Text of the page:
lecture 3 enzyme kinetics catalytic properties of enzymes l.
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Lecture 3: Enzyme Kinetics: Catalytic Properties of Enzymes. What is a catalyst?. • A catalyst accelerates a chemical reaction • It participates in the reaction but is not consumed, meaning that is must return to its original state after the chemical reaction has been catalyzed.

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What is a catalyst?

• A catalyst accelerates a chemical reaction

• It participates in the reaction but is not consumed, meaning that is must return to its original state after the chemical reaction has been catalyzed.

• A catalyst can be a simple inorganic compound or a biological macromolecule called an “enzyme” (most often protein, but also can by RNA).


Catalysts, in particular, enzymes are capable of astonishing rate enhancements

What sort of rate acceleration can catalysts provide?

Consider the reaction:

Relative rate

Uncatalyzed: 1

Pt Black (inorganic catalyst): 10,000

catalase (enzyme): 300,000,000,000




Catalysts work by stabilizing the transition state of a chemical reaction, which lowers the activation energy of the reaction

How do catalysts work?


Eact Relative Rate

No Catalyst 18 kcal/mol 1

Pt black 12 kcal/mol 1X104

Catalase 2 kcal/mol 3X1011

A small reduction in activation energy results in a huge increase in the reaction rate.

The rate of a chemical reaction is an exponential function of activation energy


Does an enzyme only catalyze the forward reaction? NO!

Why not? Because the free energy difference between reactants and products of a reaction and the starting concentration of each determines the direction (more on this later).


Catalysts DO NOT alter the final equilibrium distribution of reactants and products in a chemical reaction, they merely reduce the amount of time required to attain the equilibrium distribution.


How do enzymes do the amazing things they do?

• Biological enzymes have evolved to form complex three-dimensional structures that present an “active site” surface to which reactants in a chemical reaction bind.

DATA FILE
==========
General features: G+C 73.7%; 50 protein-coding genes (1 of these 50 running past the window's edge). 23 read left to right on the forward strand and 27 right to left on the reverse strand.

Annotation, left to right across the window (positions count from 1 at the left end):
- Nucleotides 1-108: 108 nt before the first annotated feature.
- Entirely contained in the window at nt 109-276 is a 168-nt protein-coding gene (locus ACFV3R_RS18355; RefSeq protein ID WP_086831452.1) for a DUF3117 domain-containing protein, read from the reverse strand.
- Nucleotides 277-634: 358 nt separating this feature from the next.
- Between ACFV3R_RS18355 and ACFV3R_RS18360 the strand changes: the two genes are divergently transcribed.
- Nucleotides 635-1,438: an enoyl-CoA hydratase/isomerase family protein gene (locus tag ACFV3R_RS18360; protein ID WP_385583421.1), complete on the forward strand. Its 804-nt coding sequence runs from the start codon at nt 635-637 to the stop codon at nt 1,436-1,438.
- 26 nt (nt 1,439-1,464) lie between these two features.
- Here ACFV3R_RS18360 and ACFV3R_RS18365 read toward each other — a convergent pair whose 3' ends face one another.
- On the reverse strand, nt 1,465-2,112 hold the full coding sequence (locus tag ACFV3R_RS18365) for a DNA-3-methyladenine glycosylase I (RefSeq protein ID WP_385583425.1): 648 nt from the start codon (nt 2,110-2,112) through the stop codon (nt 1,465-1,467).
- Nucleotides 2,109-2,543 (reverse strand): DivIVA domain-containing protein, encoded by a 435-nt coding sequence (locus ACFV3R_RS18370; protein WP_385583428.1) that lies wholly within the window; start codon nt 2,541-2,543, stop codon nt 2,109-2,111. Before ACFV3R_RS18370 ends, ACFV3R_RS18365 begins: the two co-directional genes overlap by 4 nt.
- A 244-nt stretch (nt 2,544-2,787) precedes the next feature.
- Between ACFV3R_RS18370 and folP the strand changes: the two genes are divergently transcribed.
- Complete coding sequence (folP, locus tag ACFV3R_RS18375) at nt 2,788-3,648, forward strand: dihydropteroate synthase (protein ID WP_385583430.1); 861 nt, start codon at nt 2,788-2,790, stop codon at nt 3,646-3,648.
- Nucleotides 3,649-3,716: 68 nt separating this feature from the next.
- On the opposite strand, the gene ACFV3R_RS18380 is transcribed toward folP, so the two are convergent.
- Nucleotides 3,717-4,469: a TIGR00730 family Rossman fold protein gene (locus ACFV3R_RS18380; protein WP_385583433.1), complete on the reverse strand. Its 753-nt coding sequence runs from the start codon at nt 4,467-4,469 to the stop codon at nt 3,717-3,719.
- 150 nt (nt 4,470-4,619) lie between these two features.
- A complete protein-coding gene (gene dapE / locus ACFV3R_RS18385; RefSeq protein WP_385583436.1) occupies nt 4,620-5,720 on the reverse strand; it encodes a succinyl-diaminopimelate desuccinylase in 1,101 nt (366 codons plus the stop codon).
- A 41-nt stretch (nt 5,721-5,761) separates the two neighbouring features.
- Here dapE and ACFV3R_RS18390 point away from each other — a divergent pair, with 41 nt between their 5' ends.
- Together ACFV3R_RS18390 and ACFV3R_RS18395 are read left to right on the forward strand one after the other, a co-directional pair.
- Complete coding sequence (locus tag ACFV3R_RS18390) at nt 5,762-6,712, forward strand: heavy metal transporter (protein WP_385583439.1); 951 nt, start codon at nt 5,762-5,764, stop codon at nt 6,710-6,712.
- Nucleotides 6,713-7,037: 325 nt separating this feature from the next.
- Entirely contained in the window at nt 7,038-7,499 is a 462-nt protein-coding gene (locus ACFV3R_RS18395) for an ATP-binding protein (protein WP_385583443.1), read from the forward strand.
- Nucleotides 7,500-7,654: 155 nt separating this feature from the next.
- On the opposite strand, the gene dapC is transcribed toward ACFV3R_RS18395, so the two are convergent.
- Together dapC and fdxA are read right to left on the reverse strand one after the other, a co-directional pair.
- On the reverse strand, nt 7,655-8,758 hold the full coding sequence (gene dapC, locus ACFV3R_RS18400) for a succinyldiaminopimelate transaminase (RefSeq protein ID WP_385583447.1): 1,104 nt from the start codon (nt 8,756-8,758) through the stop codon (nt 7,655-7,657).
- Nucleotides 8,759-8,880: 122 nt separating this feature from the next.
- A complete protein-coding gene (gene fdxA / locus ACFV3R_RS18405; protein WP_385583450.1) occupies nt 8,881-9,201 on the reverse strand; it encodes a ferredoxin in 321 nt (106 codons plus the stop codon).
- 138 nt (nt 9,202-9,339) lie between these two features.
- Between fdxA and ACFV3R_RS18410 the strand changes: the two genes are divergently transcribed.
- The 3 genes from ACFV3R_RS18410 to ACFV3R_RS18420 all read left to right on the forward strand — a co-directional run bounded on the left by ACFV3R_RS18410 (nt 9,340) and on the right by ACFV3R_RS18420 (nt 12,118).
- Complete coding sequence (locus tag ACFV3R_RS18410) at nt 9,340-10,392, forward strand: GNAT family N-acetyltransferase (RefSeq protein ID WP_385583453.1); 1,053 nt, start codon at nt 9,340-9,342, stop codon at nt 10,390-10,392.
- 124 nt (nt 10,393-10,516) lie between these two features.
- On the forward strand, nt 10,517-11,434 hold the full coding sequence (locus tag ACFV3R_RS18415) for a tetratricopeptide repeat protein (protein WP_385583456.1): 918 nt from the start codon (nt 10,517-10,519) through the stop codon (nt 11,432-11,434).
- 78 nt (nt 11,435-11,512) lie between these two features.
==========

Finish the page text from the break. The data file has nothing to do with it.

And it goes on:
• These sites also position amino acid R-groups and/or reaction cofactors (such as metals) or prosthetic groups at the appropriate positions to aid in catalysis.

• Two major models for how this might work on the structural level are shown on the next slide.






Accumulation of product over time (D[P]/Dt)

Loss of substrate over time (D[P]/Dt)

How does one measure enzyme activity?


2 x [enzyme]

D[P]/Dt = 2

0.5 x [enzyme]

D[P]/Dt = 0.5

How does [enzyme] influence observed reaction velocity?

1 x [enzyme]

D[P]/Dt = 1


Assumes that [E] is limiting and that the uncatalyzed reaction rate is ~0



Specificity of enzymes

How specific are enzymes for a given substrate?

• The answer depends upon the enzyme you’re talking about. Most enzymes are highly specific, acting on only a small number of substrates that are highly similar in structure. Others, such as alkaline phosphatase mentioned in your notes, are less specific.

• Specificity arises from structural and chemical complementarity between the substrate and its enzyme.


Specificity of enzymes (an example)



Gln with


Mg (2+)



Asp with Mg(2+),

Lys with Phosphates


Metals, coenzymes, and prosthetics groups

Many enzymes bind non-protein cellular components that are used as key factors in the enzyme activity. These fall into three basic categories:

(1) Metals: Metals (e.g. Mg, Ca, Zn, Fe etc.) are thought to be bound to ~1/3 of all proteins and can play key roles in activity. An example is the Mg(2+) in the ATPase on the previous slide. These ions can confer a wider array of chemical properties to proteins over those of the 20 natural amino acids.


Metals, cofactors, and prosthetics groups

(2 & 3) Coenzymes and prosthetic groups: Low-molecular organic compounds that bind either weakly (coenzymes) or tightly (prosthetic groups) to the protein. Examples that you will see in this course include, for example, iron-sulfur clusters, heme, and coenzyme A.